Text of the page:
Six Art Problems / by Chris Hall

Postmodernism shuns useful rules and conventions and rationalizes inferior art by wrapping it in words—a suit of armor with no one inside. It thrives in the academy, where language abandons reality to serve ambition, and reputations rise on hot air. It is silly and joyless at the same time.  Postmodernism seems to be fading away. Let’s hope! But when it comes to trendy intellectual nonsense, academia is infinitely resourceful. What will it come up with next?
Walter Darby Bannard

Claes Oldenberg – The Store, 1961.  The Store was an installation, literally in a store.  In it Oldenberg sold life-size little objects made of plaster such as food, shirts, ties, cigarette packs, lingerie, and other commodities.  The Store both celebrated and critiqued popular culture and American consumerism.  It was also made to make fun of the grand gestures of Abstract Expressionism. Sure, nicely executed, but in championing the mundane, please don’t be surprised if I get bored and walk away.

Bridget Riley – Movement in Squares, 1961.   A fine example of Op Art, Op Art is all about movement and illusion . . . and not much else.  Essentially it all design without any critical commentary.  And since I don’t find anything attractive in it, even as a design, it is very easy for me to dismiss.  Despite not being well received by the critics, it proved to be very popular with the public.  Soon Op Art was used in a number of commercial contexts.  Bridget Riley sued an American company for incorporating her art into fabric designs, without success. 

Roelof Louw – Soul City (Pyramid of Oranges), 1967.  There is nothing soulful about it. It is just a pile of 6,000 oranges, stacked in a pyramid.  Visitors to the galley are invited to take away an orange and eat it.  The work is meant to raise questions on ephemerality, the passage of time, and decay.  If that is the case, then it fails on me.  The Tate recently recreated the piece for roughly $47,000, so it comes out roughly to $8 an orange, proof that even a bad idea can be commoditized.

Lawrence Weiner -  A Rubber Ball Thrown on the Sea - Cat. No. 146, 1969.
It is currently displayed at the Hirshhorn Museum in large, blue, sans-serif lettering. Weiner is open to the seven words being produced in any color, size or font.  The work destroys any notion of the artist as auteur, because, like Sol LeWitt’s drawing instructions, it requires other people’s labor and decision making for it to exist.  It deconstructs the once widely held belief that art is something to be praised and is special.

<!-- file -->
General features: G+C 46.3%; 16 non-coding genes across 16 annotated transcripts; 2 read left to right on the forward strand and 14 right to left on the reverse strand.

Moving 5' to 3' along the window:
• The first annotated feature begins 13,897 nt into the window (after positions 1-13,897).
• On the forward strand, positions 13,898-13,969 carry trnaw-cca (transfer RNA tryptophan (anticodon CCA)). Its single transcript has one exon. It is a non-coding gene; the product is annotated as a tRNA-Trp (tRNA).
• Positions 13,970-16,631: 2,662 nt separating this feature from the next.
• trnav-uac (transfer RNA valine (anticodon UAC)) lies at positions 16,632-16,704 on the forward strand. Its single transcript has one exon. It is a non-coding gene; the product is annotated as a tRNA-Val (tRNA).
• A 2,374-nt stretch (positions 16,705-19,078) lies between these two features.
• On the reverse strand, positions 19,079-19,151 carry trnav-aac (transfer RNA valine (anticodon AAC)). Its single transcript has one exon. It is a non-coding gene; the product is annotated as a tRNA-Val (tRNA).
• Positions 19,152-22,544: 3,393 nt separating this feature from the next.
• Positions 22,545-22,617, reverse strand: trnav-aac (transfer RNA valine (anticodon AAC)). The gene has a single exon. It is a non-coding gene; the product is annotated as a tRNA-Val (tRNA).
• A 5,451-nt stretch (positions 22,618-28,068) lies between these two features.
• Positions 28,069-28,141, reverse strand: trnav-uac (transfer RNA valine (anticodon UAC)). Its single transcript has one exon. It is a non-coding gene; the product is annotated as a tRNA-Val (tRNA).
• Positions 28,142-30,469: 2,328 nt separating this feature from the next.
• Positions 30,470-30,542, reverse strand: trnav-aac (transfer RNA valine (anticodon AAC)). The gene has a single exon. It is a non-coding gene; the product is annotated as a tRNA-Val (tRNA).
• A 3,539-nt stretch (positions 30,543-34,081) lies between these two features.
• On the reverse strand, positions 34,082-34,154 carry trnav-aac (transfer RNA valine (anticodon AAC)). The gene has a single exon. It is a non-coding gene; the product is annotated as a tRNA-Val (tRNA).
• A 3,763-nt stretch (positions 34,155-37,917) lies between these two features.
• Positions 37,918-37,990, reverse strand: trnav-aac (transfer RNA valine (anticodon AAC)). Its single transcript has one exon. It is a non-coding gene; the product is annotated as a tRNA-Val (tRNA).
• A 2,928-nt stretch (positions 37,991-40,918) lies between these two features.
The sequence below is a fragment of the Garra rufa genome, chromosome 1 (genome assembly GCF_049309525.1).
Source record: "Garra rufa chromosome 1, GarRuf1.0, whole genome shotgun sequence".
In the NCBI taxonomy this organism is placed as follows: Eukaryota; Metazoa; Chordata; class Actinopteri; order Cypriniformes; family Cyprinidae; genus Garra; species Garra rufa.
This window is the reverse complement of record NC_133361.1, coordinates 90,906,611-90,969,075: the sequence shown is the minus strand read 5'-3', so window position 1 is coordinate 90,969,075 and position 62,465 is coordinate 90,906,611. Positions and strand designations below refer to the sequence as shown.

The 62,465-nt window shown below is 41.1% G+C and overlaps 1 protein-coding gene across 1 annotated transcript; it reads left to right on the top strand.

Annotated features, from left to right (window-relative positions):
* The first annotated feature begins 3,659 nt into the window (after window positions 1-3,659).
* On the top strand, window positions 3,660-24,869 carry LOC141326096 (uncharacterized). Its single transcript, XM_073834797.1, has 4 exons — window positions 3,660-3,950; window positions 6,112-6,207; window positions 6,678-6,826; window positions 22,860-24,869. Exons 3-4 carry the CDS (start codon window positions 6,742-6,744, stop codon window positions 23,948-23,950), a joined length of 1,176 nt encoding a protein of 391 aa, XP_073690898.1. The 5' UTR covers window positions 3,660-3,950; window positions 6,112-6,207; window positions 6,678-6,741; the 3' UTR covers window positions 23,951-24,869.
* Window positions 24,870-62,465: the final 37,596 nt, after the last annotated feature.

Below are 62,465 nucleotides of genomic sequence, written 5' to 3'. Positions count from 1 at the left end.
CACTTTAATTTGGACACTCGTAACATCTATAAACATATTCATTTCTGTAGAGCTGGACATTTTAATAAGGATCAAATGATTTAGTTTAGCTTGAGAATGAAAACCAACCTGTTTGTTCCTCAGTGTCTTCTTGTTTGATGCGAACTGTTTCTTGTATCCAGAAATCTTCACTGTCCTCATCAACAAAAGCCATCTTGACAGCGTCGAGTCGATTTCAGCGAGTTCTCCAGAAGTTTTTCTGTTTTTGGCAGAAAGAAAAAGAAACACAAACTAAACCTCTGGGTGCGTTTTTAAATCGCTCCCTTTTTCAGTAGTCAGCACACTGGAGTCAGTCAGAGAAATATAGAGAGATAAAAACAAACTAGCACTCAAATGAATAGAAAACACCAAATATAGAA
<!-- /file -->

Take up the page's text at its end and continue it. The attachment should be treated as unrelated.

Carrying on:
Wim Delvoye – Cloaca, 2000.  Cloaca, also known as the "poo-machine", is probably Wim Delvoye's most famous art installation. In 2000, he put together complex machinery at the Museum of Contemporary Art in Antwerp, Belgium, that mimics the action of the human digestive system and converts food in feces. Real food is dropped down a funnel into a meat grinder (simulating the teeth) twice a day. Then, viewers can follow the food as it makes its way through a series of glass containers containing human digestive juices and enzymes, which represent the various stages of digestion. At the end of the tract, the machine produces feces which are then vacuum-packed and sold in translucent boxes.  When asked about his inspiration, Delvoye stated that “everything in modern life is pointless. The most useless object I could create was a machine that serves no purpose at all, besides the reduction of food to waste.”  

Attila Csorgo – Novecento, 2008.  It is a dead horse suspended from the ceiling.  At first glance, the work seems a bit gratuitous.  After some reading (why is it always necessary for me to read text in order for me to get conceptual art?) it turns out that the work references a 1976 Italian film 1900 (pronounced Novecento in Italian).  1900 is about Italian Modernity, presenting Fascism and Communism in opposition to each other.  Csorog’s Novecento is meant to be a eulogy for these 20th century revolutionary impulses.  What isn’t clear is Csorgo’s intentions:  is the artist lamenting the loss of radical politics or lampooning their failure?  Without clarity we are left with nothing but a dead horse hanging from the ceiling.